Many of us have probably heard of music therapy and art therapy, but what about “travel therapy”?
A new interdisciplinary paper from Edith Cowan University (ECU) proposes to change the way we think about tourism, not only as a leisure activity, but as an industry that can bring real health benefits.
A collaboration between the ECU Precision Health Care Center and the School of Business and Law has shown that many aspects of a vacation can have a positive impact on people with mental health issues or conditions.
Lead researcher Dr. Jun Wen said a diverse team of experts in tourism, public health and marketing researched how tourism can benefit people with dementia.
“Medical experts can recommend dementia treatments such as music therapy, exercise, cognitive stimulation, memory therapy, sensory stimulation, and patient adaptation to meal times and environment,” said Dr. Wen.
“All this is also often found on vacation.
“This study is one of the first to conceptually discuss how this travel experience could potentially work as an intervention in dementia.”
Holiday entertainment… or treatment?
Dr. Wen said the diverse nature of tourism means there are many options for treating conditions such as dementia.
For example, being in a new environment and having new experiences can provide cognitive and sensory stimulation.
“Exercise is linked to mental well-being, and travel often involves increased physical activity, such as walking more,” Dr. Wen said.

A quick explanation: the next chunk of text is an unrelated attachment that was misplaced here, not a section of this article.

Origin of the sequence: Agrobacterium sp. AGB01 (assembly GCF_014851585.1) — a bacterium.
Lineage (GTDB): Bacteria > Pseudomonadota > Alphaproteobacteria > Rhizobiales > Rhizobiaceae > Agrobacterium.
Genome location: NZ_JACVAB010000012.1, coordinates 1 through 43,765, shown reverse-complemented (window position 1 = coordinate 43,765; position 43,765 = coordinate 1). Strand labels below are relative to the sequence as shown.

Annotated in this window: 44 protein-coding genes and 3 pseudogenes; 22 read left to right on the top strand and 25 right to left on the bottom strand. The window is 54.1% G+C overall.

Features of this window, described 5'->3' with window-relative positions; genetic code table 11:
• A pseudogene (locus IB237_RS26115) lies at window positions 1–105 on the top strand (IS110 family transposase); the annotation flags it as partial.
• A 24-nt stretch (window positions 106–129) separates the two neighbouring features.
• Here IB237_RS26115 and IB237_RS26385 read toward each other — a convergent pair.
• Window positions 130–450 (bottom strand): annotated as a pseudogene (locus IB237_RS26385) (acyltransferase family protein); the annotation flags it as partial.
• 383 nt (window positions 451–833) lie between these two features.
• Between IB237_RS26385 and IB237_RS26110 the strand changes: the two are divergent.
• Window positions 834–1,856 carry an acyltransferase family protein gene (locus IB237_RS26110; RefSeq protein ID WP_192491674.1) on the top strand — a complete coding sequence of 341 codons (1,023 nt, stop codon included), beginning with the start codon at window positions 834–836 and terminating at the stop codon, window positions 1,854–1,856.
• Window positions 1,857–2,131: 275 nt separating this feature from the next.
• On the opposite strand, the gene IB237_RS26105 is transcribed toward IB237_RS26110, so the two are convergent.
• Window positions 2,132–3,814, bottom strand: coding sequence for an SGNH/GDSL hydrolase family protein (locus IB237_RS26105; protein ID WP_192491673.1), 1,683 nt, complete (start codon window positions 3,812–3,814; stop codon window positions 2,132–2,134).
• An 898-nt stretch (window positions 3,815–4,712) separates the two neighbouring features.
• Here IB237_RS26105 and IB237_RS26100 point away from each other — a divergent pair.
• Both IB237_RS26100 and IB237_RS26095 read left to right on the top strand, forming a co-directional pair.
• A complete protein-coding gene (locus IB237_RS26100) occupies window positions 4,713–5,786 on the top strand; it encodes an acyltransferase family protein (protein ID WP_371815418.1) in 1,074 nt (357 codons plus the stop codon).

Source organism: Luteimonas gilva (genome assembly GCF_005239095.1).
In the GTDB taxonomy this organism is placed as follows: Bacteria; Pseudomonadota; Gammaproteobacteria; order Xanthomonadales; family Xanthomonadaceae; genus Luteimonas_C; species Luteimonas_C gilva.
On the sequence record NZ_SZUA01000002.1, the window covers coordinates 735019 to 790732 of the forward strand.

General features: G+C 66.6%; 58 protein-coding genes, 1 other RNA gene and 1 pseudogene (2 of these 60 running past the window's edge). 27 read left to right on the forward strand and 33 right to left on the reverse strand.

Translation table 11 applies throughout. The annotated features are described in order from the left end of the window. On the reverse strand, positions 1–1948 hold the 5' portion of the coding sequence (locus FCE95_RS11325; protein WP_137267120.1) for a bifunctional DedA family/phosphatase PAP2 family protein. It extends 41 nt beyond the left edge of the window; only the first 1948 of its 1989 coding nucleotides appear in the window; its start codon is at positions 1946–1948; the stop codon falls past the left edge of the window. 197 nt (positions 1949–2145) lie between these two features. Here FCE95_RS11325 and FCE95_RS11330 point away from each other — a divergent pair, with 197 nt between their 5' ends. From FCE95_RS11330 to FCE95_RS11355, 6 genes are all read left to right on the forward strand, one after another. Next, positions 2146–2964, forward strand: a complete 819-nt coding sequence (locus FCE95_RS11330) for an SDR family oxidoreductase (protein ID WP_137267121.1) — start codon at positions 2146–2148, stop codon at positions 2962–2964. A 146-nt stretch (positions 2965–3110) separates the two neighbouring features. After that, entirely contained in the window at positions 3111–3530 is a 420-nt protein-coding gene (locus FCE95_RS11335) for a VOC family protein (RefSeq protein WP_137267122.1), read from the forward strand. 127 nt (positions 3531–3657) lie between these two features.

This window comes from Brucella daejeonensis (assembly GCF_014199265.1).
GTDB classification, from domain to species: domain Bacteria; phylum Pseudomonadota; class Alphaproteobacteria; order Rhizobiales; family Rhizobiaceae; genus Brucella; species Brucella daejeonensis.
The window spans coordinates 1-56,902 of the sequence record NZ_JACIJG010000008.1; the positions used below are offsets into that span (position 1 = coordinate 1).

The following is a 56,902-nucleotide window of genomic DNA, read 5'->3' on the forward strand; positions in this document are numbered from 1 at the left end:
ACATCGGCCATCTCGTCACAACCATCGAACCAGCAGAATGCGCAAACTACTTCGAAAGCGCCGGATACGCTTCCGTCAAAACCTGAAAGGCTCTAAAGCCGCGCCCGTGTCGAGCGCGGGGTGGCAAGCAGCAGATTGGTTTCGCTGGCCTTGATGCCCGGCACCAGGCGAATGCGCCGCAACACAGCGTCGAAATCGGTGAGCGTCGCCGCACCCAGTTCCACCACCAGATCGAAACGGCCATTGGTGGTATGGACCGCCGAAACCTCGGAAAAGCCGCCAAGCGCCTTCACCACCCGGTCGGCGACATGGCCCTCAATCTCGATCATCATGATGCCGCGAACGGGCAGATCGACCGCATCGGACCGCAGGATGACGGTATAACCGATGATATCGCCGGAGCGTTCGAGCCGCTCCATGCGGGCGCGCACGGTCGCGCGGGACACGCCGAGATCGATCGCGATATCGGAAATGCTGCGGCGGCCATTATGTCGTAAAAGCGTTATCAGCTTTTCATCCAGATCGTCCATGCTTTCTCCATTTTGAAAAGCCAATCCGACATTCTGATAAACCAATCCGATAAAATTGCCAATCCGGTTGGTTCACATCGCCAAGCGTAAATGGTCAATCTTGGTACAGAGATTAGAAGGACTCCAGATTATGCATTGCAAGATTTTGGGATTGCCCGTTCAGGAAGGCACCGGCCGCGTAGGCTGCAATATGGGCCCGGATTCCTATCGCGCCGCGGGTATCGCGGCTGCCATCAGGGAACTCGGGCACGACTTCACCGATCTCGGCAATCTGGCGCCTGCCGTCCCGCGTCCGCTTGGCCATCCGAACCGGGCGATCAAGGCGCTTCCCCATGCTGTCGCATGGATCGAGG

“Meal times on holidays are often different, usually more social events with multiple people, and family-style eating has been found to have a positive effect on the eating behavior of dementia patients.
“And then there are the basics, like fresh air and sunshine, which increase vitamin D and serotonin levels.
“All that comes together to present a holistic tourism experience makes it easy to see how dementia patients can benefit from tourism as an intervention.”
Shift in thinking
Dr. Wen said the impact of COVID-19 on travel in recent years has raised questions about the value of tourism beyond lifestyle and economic factors.
“Tourism has been found to promote physical and psychological well-being,” he said.
“So, post-COVID, it’s high time to redefine tourism’s place in public health – and not just for healthy tourists, but also for vulnerable groups.”
Dr. Wen said he hopes to start a new line of joint research to explore how tourism can improve the lives of people with different conditions.
“We are trying to do something new in the combination of tourism and health sciences,” he said.
“More empirical research and evidence will be needed to see if tourism can become one of the medical interventions for various diseases such as dementia or depression.
“So, tourism is not only travel and entertainment; we need to rethink the role that tourism plays in modern society.”